Buying a pet ID tag for your Eurasier is like purchasing insurance – you do it with the faith that you’ll never use it. The “possible price” of not having a pet ID tag is more expensive than the “actual cost” of purchasing the pet tag itself.
The type of pet identification tag that you buy is vital, so take five minutes or so to consider it. Impulsively picking a collar tag because it’s cheap or pretty usually proves to be a regret, long-term.
Consider this prior to picking any pet id tag for your Eurasier:
1.What is the level of risk to your Eurasier?
Lost Eurasiers are definitely common – we’ve all come across “Lost Dog!” signs tacked around town, or deceased Eurasiers lying along the side of the road. If your Eurasier is a master at tunneling under the fence, or cannot help chasing a smell, or youthful and vigorous, or isn’t well trained, the chance of a missing Eurasier is high.
But losing your Eurasier isn’t the only risk.
Some Eurasiers are stolen. A pet thief may snatch Spot or Rover in hopes of getting a reward for its return, or to use in pit fights (even small or gentle dogs are at risk – they can be used for “bait”), or for use in cult rituals.
And what is the danger to your Eurasier if something happens to you, its owner?
If you’re a senior citizen with a Eurasier, especially if you live alone or are in poor health, there’s a good chance that at some point someone else will need to care for your Eurasier, maybe with short notice. And anyone can be hit with a tragedy or disaster that leaves you incapable of caring for your companion.
In this instance, will your Eurasier’s temporary or new caregiver know that Spot hates cats, or needs medicine, or even whether or not Max is housetrained? A pet ID tag that contains more than your phone number and name would be extremely beneficial.
2.What level of risk are you ok with?
Some Eurasiers are just more important to their owners, and the risk of losing that pet warrants a specific, more expensive kind of pet identification tag. Risk is directly proportional to value.
Realize that there are many ways to calculate the value of your Eurasier. It may be monetary (e.g., a purebred Eurasier) or functional (e.g., a guide dog).
But for most Eurasier owners, the companionship attachment they have with their companion determines its value. For many, Eurasiers are family, dearly loved and impossible to replace.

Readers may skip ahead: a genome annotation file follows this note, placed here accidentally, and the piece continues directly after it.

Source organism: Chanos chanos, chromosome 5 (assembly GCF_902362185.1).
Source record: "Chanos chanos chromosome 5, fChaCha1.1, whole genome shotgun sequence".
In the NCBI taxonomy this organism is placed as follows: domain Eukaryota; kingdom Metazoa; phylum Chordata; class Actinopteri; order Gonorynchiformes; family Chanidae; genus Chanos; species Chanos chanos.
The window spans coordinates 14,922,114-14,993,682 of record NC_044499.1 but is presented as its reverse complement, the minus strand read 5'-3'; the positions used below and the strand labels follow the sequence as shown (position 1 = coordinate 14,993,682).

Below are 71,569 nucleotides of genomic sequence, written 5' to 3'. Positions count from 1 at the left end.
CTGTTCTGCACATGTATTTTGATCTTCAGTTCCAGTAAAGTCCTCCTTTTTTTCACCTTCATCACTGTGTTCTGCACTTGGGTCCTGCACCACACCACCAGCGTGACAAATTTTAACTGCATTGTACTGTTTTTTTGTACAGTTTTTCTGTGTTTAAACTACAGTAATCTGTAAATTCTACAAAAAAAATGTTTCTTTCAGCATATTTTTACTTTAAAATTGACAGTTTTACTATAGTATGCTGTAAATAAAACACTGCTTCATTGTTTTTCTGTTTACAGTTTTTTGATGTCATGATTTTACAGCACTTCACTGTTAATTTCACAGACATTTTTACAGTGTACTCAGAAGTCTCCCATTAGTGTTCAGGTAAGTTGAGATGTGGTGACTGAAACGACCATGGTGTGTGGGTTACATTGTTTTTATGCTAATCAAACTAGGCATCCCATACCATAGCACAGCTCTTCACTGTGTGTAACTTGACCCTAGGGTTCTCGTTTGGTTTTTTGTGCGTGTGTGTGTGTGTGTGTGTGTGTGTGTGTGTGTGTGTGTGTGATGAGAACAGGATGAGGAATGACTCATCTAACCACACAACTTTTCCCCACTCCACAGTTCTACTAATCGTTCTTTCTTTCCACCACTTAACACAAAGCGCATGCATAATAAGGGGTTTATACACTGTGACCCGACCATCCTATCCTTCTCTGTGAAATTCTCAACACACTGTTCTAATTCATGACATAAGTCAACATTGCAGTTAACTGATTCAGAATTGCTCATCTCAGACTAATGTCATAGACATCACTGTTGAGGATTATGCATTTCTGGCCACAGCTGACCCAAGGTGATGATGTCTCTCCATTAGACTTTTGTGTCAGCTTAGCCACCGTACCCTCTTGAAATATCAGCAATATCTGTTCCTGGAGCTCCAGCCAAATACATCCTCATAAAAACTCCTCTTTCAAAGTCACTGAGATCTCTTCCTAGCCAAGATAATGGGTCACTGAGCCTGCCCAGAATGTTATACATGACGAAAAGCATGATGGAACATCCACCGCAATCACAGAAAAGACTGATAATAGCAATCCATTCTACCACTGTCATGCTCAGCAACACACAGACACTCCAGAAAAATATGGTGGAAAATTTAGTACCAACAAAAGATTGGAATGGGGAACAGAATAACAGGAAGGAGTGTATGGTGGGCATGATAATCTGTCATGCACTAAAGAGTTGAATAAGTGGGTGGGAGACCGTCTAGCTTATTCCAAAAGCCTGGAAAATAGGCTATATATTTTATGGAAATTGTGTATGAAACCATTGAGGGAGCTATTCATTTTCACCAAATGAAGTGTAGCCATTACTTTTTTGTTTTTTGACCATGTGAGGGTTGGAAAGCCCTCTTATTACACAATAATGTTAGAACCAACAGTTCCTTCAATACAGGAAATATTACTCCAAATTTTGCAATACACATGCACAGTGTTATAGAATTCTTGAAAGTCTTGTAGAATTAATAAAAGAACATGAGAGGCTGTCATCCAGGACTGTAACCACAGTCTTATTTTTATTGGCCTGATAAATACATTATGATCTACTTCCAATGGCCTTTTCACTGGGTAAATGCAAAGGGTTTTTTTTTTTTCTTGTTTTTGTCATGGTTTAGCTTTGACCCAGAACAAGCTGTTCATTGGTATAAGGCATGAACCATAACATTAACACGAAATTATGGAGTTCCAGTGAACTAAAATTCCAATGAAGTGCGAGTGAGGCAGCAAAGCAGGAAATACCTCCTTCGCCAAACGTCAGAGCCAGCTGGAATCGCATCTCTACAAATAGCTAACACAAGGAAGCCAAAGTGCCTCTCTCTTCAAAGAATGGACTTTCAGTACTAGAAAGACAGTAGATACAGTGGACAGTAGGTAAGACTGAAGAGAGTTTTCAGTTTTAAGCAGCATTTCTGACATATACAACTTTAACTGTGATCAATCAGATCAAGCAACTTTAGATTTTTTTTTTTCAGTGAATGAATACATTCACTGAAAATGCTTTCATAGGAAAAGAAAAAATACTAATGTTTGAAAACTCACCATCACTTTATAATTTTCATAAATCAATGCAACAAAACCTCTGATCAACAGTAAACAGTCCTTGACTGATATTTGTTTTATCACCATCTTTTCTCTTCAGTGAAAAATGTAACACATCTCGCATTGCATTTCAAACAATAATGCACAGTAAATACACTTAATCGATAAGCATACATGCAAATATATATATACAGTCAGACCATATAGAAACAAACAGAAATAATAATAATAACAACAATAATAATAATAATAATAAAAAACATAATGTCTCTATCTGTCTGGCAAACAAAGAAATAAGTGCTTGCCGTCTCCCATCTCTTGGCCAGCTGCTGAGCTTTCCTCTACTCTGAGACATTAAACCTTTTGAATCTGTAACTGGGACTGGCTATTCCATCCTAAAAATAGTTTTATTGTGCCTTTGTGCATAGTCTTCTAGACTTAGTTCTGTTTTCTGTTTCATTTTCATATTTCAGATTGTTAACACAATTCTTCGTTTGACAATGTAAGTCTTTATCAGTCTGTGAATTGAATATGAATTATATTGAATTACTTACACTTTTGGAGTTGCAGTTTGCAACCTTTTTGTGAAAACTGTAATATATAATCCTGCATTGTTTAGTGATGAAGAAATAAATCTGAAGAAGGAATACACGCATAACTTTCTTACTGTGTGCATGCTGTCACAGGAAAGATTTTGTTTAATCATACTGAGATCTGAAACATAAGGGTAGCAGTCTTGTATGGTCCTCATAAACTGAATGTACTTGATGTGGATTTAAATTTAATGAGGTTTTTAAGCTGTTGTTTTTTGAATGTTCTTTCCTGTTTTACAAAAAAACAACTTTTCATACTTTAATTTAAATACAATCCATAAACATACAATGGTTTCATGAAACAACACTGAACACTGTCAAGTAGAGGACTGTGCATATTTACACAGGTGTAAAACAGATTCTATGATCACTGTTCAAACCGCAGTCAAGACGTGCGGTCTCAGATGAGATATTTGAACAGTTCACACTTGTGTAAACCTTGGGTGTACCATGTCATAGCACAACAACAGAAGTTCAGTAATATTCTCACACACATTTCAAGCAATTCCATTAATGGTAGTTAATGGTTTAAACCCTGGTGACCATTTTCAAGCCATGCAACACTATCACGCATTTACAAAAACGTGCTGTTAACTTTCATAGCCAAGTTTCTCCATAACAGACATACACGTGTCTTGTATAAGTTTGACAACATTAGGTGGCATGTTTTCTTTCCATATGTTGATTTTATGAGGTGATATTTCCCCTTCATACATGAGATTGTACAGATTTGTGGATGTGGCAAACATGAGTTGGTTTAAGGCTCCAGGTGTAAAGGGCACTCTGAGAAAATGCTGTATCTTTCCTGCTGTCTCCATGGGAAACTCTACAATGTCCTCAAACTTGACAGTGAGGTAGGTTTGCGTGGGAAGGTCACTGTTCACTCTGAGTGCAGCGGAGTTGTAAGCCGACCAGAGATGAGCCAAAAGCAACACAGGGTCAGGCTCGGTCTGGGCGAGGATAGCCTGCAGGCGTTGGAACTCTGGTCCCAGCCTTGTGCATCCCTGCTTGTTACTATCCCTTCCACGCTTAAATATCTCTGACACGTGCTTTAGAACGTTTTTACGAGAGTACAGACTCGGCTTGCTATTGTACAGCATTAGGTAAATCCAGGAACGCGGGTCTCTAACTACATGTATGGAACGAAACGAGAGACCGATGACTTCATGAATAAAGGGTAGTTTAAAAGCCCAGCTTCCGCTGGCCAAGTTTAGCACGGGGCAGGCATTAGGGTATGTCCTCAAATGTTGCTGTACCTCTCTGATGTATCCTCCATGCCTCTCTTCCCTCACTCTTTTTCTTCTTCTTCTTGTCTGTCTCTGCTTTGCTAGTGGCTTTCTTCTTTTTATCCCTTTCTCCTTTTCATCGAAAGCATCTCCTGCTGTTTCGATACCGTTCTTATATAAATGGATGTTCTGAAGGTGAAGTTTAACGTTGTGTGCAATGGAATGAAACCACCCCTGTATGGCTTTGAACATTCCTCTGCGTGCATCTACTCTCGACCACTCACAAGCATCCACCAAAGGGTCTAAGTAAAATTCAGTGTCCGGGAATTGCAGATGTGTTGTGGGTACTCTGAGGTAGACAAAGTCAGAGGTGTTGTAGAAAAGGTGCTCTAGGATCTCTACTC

3.Based on your answers to the two previous queries, what do you need in a pet identification tag?
Pet identification tags come in varying sizes, shapes and materials and can contain varying amounts of information. Some have artwork or logos, as well. Most pet identification tags are meant to be hung from a collar.
At a bare minimum, a pet ID tag should contain the phone number, name and address of the Eurasier’s owner in a legible, durable format. Plastic tags are light but easily chewed. Stainless steel tags are durable and don’t rust or fade. These customary types of tags can gotten from any veterinarian or pet store. They’re economical but the amount of info they can contain is limited to the size of the tag.
Luckily, there are many more options for pet ID tags for your Eurasier these days, such as tattooing, microchipping, digital display tags, voice recorded pet id tags, and pet registry websites.
One of the most recent entries in the pet identification game is the high-tech USB drive that hangs off your Eurasier’s collar (or is attached to their kennel) and which can hold 64MB of data (including complete diet and medical information). The small USB drive is encased in a sturdy plastic case and can be plugged into any computer, where it is readily updated and easy to print sections for sharing with your veterinarian or pet sitter. There also exist bluetooth devices for tracking, but their range is limited, because of bluetooth technological limits.Don’t forget to check out these other articles about Eurasiers
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